Sources close to some of Australia’s largest banks have noticed significant inroads companies like Afterpay are invading their traditional markets.
Credit cards with 25% per annum interest were once the mainstay of our biggest banks, profiting from a buy now pay later user experience. Many of us at some point have received those unsolicited offers to increase our credit limit, enticing us further into more high interest debt.
With the introduction of new FinTech models, such as Afterpay, the big banks have reason to worry.
New FinTech businesses are making even more significant inroads into what were banking money spinners than many anticipated. Between 2019 and 2020, Afterpay announced a revenue increase of 112%, up from $5.2b to $11.1b, with 116% growth in customers and 72% growth in merchants.
Those customers and merchants have traditionally had little option but to use legacy banks for payment systems. The mass migration is a clear industry signal of what the market and consumer is looking for.
It is pertinent that the Commonwealth Bank of Australia (CBA) is now facing yet more proceedings brought by the Australian Securities and Investments Commission (ASIC). The pattern doesn’t seem to change with big banks repeatedly overcharging customers. CBA was again accused of charging an alarming 34% interest rate between 2011 and 2018. In 2020, Shine Lawyers commenced a class action against Westpac for overcharging up to 100,000 Australians.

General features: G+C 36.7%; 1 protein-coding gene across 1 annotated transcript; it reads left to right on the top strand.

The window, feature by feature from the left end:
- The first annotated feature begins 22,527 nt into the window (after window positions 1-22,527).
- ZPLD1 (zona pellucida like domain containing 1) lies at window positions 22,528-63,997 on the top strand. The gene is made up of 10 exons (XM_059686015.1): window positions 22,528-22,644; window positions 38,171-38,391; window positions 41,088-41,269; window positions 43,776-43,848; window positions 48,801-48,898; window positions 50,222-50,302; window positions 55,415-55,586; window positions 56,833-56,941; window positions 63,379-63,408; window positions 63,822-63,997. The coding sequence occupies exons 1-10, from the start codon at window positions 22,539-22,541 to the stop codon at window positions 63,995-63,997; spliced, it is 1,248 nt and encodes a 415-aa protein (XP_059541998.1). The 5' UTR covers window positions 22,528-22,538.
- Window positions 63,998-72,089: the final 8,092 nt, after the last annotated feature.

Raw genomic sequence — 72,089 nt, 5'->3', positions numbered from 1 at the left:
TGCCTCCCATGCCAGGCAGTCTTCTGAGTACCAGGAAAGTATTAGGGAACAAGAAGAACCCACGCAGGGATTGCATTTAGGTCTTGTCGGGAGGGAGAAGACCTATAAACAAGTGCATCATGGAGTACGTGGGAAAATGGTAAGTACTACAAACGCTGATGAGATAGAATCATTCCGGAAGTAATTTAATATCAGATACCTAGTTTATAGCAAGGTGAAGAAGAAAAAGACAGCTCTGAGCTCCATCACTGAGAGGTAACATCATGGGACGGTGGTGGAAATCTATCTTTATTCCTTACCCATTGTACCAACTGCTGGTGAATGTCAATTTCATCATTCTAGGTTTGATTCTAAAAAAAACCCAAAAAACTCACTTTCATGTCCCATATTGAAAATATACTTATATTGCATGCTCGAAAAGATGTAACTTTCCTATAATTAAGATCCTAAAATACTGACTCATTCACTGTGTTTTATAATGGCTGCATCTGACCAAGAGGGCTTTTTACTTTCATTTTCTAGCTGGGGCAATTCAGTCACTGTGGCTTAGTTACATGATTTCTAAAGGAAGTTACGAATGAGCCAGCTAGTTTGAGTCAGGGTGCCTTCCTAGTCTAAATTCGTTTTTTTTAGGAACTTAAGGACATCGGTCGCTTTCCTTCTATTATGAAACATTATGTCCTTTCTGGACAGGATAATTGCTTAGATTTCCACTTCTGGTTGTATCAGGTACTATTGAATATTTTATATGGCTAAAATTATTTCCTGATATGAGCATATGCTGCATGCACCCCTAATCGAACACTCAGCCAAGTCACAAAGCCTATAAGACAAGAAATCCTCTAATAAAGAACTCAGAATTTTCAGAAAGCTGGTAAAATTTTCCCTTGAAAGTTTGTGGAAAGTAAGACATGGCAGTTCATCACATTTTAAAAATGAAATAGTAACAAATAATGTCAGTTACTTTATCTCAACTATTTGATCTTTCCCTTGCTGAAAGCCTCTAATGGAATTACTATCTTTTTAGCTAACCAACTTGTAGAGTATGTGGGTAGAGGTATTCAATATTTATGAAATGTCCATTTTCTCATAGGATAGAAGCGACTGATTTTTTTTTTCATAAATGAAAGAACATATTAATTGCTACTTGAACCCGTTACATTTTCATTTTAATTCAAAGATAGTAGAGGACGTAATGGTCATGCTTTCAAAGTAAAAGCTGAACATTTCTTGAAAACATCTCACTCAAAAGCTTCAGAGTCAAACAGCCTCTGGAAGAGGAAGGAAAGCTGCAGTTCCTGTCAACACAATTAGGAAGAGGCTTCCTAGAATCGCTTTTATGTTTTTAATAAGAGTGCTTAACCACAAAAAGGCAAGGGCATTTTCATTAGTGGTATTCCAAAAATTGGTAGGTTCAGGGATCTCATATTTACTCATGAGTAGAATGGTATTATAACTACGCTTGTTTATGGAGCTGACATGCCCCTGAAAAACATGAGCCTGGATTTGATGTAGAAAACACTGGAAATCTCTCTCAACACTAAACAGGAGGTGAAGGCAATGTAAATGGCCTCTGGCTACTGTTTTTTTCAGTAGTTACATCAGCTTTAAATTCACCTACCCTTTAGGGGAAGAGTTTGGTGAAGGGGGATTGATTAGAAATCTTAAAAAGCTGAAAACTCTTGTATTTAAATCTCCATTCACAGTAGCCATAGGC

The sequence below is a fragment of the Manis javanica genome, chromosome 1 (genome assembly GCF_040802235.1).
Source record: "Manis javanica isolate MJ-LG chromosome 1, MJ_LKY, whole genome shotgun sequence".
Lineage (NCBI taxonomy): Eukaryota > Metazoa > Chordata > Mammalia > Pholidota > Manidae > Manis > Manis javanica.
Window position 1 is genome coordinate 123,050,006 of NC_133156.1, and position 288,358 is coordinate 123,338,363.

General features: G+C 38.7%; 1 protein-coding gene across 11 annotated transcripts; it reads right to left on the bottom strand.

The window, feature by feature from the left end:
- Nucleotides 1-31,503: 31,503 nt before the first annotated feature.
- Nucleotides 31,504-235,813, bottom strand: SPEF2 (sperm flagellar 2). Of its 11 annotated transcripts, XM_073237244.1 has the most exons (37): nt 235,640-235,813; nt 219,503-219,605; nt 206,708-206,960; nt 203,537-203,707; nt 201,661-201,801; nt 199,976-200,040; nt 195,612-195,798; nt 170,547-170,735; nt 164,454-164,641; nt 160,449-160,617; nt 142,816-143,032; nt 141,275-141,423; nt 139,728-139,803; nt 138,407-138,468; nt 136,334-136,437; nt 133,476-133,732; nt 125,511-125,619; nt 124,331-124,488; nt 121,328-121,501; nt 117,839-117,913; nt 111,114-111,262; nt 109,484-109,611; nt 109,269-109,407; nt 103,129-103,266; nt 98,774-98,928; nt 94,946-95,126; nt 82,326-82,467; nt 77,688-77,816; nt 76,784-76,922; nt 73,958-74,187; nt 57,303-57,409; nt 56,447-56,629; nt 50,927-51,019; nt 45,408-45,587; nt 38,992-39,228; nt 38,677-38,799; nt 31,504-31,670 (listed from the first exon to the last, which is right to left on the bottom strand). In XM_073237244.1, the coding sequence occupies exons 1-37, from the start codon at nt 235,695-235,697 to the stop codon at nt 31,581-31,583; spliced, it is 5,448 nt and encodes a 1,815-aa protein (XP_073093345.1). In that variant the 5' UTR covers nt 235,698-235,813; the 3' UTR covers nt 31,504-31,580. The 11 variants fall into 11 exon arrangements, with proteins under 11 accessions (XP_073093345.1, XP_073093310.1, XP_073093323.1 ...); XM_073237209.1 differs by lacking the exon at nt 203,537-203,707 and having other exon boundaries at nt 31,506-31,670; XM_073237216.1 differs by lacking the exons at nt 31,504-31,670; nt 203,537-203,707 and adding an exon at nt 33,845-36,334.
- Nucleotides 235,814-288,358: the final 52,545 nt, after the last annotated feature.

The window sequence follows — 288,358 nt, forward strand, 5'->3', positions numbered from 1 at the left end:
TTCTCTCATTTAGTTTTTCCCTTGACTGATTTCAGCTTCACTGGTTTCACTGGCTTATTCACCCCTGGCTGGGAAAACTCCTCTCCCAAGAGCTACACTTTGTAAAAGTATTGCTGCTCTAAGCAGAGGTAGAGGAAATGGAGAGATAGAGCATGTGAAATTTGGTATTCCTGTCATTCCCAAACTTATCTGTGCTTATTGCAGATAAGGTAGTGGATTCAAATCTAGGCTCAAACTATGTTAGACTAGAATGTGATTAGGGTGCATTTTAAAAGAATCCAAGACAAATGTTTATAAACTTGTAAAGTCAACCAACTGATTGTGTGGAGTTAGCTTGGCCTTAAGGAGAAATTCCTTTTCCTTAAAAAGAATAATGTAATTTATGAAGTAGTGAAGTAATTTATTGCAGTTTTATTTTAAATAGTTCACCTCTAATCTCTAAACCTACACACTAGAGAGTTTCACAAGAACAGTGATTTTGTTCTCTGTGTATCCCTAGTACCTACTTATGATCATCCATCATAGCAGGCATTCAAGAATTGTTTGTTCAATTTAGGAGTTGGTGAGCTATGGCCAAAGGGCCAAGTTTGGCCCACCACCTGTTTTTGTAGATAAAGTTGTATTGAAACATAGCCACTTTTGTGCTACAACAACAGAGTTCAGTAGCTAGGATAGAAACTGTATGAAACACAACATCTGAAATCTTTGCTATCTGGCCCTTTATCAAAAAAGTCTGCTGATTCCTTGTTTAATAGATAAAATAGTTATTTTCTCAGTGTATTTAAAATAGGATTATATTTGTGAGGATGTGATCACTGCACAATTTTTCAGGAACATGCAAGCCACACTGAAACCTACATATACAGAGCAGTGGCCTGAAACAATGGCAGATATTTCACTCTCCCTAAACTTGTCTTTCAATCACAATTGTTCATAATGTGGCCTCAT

Zero or low-cost settlement processes within new Web 3.0 technologies, such as Ethereum, Polkadot and Cardano, have the potential to completely eliminate the need for intermediaries such as banks.
Their reach extends to every day payments being made and received in seconds with zero fees, or fees as low and less than a cent. Traditional brokerage fees on share trades could change forever and be a set fee based on network activity, with no regard to the value of the transaction, and potentially saving consumers huge sums in both superannuation and investment fees.
The sometimes 30c transaction fees applied to small and large businesses alike for a swipe or tap and go transaction, not just by the big banks, but payment gateway providers like Stripe, Square or Shopify could cease altogether.
Web 3.0 technologies have the potential to not only eliminate the 30c transaction fee, they also have the potential to eliminate the 1 or 2% fee that is added to the merchant’s transaction fee.
We’ve all seen those ‘Minimum spend of $5’ signs at our local shop. The objective of those signs, often put forward by small, family operated businesses, is to simply avoid carrying out a transaction to only pay a payment gateway provider.
So, if more efficient and drastically cheaper options become available, our expectation of the financial system is likely to change fundamentally.
The push to remove the middleman is gaining momentum. What does this mean for the consumer? Less unnecessary fees, resulting in lower costs and a more disposable income for all of us.
What does that mean for banks? It’s not a compelling proposition unless decisions are made to protect big business and disadvantage the consumer.